Thursday, March 10, 2011

GM Loses Its CFO

General Motors... We keep hearing about the great turnaround, but I have some doubts. Several years ago, we had a top management team filled with folks who had been at the firm for decades. One had to wonder if the firm lacked the fresh blood needed to see the world differently and effect real change. Now, we have may have more turnover than optimal. That starts with four CEOs over a two year period. Now, we hear that Chris Liddell, the CFO, has chosen to step down after only serving in the post for 14 months. Could this departure be a troubling sign? According to the Wall Street Journal, Liddell had some doubts about the company's strategy. Here is what the paper reported:

Mr. Akerson (GM's CEO) has green-lighted a drive by other top executives, including Mr. Ammann, to rebuild an in-house auto-finance business, a move Mr. Liddell has voiced some doubts about. "I am philosophically against having a $100 billion finance company attached to a $50 billion to $60 billion car company," he said in January. "In a [market] downturn, we might be exposed. It's critical we have credit flowing through those times."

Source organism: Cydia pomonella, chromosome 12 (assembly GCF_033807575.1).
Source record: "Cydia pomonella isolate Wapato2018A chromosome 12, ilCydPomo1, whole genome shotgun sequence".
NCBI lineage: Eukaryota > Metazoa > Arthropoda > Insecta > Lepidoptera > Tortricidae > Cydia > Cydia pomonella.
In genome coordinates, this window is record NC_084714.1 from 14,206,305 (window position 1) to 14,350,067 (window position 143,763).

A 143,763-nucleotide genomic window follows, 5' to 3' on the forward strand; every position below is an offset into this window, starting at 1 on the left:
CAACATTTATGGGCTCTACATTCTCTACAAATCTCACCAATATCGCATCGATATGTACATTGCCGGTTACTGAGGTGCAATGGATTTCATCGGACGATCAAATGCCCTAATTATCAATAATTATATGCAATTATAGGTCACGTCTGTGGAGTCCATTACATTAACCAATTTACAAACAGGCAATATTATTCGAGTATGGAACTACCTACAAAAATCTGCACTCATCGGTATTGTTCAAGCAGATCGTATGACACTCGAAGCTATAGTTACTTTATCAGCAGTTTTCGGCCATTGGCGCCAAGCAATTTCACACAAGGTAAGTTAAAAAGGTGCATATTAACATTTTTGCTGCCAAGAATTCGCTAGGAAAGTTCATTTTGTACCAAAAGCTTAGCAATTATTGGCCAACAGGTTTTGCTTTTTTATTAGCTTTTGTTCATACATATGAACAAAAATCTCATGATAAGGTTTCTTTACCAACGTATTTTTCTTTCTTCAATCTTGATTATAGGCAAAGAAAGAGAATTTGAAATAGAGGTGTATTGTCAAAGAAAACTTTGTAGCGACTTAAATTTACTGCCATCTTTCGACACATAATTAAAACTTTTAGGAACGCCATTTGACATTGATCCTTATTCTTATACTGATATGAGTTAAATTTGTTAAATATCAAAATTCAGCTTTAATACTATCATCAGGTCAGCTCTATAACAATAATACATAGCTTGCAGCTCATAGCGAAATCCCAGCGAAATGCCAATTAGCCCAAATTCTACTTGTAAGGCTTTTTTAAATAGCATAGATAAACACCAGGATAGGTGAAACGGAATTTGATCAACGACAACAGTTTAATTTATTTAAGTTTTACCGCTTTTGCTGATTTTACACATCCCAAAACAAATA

I've also wondered about the move into auto finance. After all, GM used to be in this business (GMAC), and it divested the unit amidst many problems. Why does an automobile company need to have an in-house finance operation? Many auto firms do, but that does not mean it's the optimal strategy. Should GM really be making subprime loans with an in-house credit arm? Could the sales resurgence be driven, in part, by making credit available to some folks who will have a hard time repaying the loans?

I wrote about this issue back when GM acquired subprime lender AmeriCredit in 2010. Here is what I said on this blog, referring to an article on about the deal:

The article goes on to explain that, "The two companies have had a financial relationship for years. AmeriCredit, which already works with about 4,000 GM dealers, now gets about one-third of its business from financing new and used GM vehicles, GM said." That comment actually intrigues me, because one has to then question why GM needs to acquire the firm in order to accelerate sales. When a merger occurs, we should always ask: Why do these firms need to join together to cooperate? Why would a simple contract not do the job just as well? In this case, these firms appeared to be cooperating and working together quite a bit. What is it about that arrangement that was insufficient? Why the need to now merge?

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